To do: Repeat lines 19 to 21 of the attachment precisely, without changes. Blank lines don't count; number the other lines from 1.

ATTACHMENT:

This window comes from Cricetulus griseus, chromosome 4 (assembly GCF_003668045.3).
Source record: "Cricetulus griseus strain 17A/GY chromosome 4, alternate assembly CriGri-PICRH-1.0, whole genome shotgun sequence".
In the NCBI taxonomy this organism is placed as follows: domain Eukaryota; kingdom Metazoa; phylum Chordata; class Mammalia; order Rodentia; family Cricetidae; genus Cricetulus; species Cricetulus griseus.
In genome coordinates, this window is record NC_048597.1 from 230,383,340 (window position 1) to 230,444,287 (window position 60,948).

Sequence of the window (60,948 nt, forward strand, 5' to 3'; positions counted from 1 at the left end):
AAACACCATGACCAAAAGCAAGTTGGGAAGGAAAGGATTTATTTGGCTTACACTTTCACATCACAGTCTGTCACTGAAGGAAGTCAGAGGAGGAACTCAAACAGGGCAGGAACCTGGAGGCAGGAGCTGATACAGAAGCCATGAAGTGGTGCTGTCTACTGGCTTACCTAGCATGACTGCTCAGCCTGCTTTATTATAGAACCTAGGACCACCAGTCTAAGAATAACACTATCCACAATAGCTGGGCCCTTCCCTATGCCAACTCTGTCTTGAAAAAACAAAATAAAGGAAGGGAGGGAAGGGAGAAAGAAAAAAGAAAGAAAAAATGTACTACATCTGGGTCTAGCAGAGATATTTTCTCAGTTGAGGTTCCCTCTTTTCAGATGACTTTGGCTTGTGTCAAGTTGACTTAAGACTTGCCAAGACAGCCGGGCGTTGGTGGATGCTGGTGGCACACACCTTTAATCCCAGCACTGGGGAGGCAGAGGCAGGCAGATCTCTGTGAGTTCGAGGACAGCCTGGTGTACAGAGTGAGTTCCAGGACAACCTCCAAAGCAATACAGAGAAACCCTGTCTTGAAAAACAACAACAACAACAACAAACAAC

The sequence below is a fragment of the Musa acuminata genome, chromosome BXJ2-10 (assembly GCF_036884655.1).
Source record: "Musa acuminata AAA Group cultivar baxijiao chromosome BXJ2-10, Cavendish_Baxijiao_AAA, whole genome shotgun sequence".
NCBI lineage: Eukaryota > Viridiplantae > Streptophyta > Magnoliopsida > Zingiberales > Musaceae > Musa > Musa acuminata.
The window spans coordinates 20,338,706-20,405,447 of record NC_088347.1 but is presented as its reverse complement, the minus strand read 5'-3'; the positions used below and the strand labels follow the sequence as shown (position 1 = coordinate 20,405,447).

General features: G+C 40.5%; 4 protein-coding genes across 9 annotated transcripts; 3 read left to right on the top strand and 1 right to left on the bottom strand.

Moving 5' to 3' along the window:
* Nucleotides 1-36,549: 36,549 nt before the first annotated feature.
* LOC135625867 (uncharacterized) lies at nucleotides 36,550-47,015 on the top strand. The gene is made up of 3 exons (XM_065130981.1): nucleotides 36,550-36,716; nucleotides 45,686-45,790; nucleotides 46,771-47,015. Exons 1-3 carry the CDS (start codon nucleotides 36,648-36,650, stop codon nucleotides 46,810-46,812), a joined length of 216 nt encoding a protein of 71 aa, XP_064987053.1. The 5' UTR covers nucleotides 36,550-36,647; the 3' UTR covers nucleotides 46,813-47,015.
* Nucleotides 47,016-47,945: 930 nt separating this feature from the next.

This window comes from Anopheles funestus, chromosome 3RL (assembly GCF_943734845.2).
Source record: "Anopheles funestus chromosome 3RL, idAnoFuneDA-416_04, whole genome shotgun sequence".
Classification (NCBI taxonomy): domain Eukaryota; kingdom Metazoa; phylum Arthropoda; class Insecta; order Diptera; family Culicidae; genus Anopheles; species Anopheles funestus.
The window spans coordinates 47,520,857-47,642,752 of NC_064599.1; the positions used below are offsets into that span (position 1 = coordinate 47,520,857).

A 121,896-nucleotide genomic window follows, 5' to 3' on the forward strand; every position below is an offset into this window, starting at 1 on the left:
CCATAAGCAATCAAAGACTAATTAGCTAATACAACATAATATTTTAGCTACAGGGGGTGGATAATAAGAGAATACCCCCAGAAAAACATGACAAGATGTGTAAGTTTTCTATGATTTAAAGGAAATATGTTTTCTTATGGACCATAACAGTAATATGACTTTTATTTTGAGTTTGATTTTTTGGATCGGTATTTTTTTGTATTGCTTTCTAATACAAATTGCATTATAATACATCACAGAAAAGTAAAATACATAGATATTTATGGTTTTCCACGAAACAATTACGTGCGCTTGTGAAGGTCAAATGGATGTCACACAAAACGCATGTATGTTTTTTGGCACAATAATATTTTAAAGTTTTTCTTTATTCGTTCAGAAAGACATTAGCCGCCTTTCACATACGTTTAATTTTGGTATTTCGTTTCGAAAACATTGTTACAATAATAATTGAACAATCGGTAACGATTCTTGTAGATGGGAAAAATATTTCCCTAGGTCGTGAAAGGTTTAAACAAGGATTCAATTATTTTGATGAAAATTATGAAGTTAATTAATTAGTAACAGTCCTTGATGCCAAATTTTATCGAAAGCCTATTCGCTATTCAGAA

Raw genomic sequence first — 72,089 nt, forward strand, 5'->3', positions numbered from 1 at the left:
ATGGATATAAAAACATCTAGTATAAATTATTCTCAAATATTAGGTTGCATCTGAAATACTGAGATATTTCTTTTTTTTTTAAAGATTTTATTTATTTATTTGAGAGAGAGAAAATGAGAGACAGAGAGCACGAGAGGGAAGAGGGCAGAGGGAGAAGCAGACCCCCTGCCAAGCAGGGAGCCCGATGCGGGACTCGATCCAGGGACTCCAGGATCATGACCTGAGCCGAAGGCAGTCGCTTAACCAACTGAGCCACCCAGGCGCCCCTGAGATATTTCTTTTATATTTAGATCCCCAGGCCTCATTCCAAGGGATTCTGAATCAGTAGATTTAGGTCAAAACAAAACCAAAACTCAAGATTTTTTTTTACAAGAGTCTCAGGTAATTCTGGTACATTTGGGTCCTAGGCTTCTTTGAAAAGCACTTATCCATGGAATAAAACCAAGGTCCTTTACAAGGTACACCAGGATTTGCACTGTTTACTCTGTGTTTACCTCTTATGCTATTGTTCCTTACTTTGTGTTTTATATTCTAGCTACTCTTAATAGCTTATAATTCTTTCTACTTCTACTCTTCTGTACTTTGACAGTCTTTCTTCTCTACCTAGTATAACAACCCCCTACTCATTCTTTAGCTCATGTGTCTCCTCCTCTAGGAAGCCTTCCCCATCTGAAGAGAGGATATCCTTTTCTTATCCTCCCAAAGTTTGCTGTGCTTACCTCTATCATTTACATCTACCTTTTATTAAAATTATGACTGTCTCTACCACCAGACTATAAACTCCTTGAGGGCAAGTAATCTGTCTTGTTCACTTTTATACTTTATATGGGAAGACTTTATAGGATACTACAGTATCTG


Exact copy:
The window spans coordinates 47,520,857-47,642,752 of NC_064599.1; the positions used below are offsets into that span (position 1 = coordinate 47,520,857).

A 121,896-nucleotide genomic window follows, 5' to 3' on the forward strand; every position below is an offset into this window, starting at 1 on the left:
CCATAAGCAATCAAAGACTAATTAGCTAATACAACATAATATTTTAGCTACAGGGGGTGGATAATAAGAGAATACCCCCAGAAAAACATGACAAGATGTGTAAGTTTTCTATGATTTAAAGGAAATATGTTTTCTTATGGACCATAACAGTAATATGACTTTTATTTTGAGTTTGATTTTTTGGATCGGTATTTTTTTGTATTGCTTTCTAATACAAATTGCATTATAATACATCACAGAAAAGTAAAATACATAGATATTTATGGTTTTCCACGAAACAATTACGTGCGCTTGTGAAGGTCAAATGGATGTCACACAAAACGCATGTATGTTTTTTGGCACAATAATATTTTAAAGTTTTTCTTTATTCGTTCAGAAAGACATTAGCCGCCTTTCACATACGTTTAATTTTGGTATTTCGTTTCGAAAACATTGTTACAATAATAATTGAACAATCGGTAACGATTCTTGTAGATGGGAAAAATATTTCCCTAGGTCGTGAAAGGTTTAAACAAGGATTCAATTATTTTGATGAAAATTATGAAGTTAATTAATTAGTAACAGTCCTTGATGCCAAATTTTATCGAAAGCCTATTCGCTATTCAGAA